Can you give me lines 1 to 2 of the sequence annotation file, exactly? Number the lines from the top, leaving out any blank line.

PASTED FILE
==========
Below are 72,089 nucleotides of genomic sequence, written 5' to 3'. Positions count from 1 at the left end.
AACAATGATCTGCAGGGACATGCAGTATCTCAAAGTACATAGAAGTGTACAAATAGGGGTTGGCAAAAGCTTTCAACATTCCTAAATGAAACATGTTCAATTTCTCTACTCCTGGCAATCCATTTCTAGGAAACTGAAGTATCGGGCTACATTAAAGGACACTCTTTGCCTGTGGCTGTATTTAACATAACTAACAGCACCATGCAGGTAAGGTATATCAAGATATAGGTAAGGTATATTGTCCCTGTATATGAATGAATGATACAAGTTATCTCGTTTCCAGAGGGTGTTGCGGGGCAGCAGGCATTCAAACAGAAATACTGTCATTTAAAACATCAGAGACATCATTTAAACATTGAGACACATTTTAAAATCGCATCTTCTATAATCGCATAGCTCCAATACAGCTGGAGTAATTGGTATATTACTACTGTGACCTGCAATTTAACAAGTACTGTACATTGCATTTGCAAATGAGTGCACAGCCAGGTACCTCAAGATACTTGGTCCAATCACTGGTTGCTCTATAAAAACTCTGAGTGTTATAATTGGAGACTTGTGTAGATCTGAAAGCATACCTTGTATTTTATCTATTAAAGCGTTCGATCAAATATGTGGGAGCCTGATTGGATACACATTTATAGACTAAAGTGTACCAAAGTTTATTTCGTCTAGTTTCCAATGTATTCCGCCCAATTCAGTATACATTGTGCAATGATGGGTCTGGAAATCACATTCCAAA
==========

Below are 72,089 nucleotides of genomic sequence, written 5' to 3'. Positions count from 1 at the left end.
AACAATGATCTGCAGGGACATGCAGTATCTCAAAGTACATAGAAGTGTACAAATAGGGGTTGGCAAAAGCTTTCAACATTCCTAAATGAAACATGTTCAATTTCTCTACTCCTGGCAATCCATTTCTAGGAAACTGAAGTATCGGGCTACATTAAAGGACACTCTTTGCCTGTGGCTGTATTTAACATAACTAACAGCACCATGCAGGTAAGGTATATCAAGATATAGGTAAGGTATATTGTCCCTGTATATGAATGAATGATACAAGTTATCTCGTTTCCAGAGGGTGTTGCGGGGCAGCAGGCATTCAAACAGAAATACTGTCATTTAAAACATCAGAGACATCATTTAAACATTGAGACACATTTTAAAATCGCATCTTCTATAATCGCATAGCTCCAATACAGCTGGAGTAATTGGTATATTACTACTGTGACCTGCAATTTAACAAGTACTGTACATTGCATTTGCAAATGAGTGCACAGCCAGGTACCTCAAGATACTTGGTCCAATCACTGGTTGCTCTATAAAAACTCTGAGTGTTATAATTGGAGACTTGTGTAGATCTGAAAGCATACCTTGTATTTTATCTATTAAAGCGTTCGATCAAATATGTGGGAGCCTGATTGGATACACATTTATAGACTAAAGTGTACCAAAGTTTATTTCGTCTAGTTTCCAATGTATTCCGCCCAATTCAGTATACATTGTGCAATGATGGGTCTGGAAATCACATTCCAAA